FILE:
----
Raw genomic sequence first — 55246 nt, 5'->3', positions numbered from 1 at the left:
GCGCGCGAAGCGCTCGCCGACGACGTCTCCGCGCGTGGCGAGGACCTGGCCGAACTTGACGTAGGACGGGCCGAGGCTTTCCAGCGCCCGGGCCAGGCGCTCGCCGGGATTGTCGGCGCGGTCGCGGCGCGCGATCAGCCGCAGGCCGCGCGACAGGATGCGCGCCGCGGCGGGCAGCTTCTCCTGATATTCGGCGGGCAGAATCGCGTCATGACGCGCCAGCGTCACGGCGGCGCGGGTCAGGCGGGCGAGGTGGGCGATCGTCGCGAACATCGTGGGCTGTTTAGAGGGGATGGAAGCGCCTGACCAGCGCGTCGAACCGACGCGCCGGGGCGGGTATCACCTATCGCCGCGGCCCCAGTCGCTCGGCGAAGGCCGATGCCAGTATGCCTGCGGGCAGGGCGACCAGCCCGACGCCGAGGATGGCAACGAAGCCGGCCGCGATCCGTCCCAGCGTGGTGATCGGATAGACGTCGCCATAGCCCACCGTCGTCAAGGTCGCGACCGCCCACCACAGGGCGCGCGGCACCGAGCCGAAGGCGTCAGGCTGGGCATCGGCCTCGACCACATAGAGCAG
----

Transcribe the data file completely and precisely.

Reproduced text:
Raw genomic sequence first — 55246 nt, 5'->3', positions numbered from 1 at the left:
GCGCGCGAAGCGCTCGCCGACGACGTCTCCGCGCGTGGCGAGGACCTGGCCGAACTTGACGTAGGACGGGCCGAGGCTTTCCAGCGCCCGGGCCAGGCGCTCGCCGGGATTGTCGGCGCGGTCGCGGCGCGCGATCAGCCGCAGGCCGCGCGACAGGATGCGCGCCGCGGCGGGCAGCTTCTCCTGATATTCGGCGGGCAGAATCGCGTCATGACGCGCCAGCGTCACGGCGGCGCGGGTCAGGCGGGCGAGGTGGGCGATCGTCGCGAACATCGTGGGCTGTTTAGAGGGGATGGAAGCGCCTGACCAGCGCGTCGAACCGACGCGCCGGGGCGGGTATCACCTATCGCCGCGGCCCCAGTCGCTCGGCGAAGGCCGATGCCAGTATGCCTGCGGGCAGGGCGACCAGCCCGACGCCGAGGATGGCAACGAAGCCGGCCGCGATCCGTCCCAGCGTGGTGATCGGATAGACGTCGCCATAGCCCACCGTCGTCAAGGTCGCGACCGCCCACCACAGGGCGCGCGGCACCGAGCCGAAGGCGTCAGGCTGGGCATCGGCCTCGACCACATAGAGCAG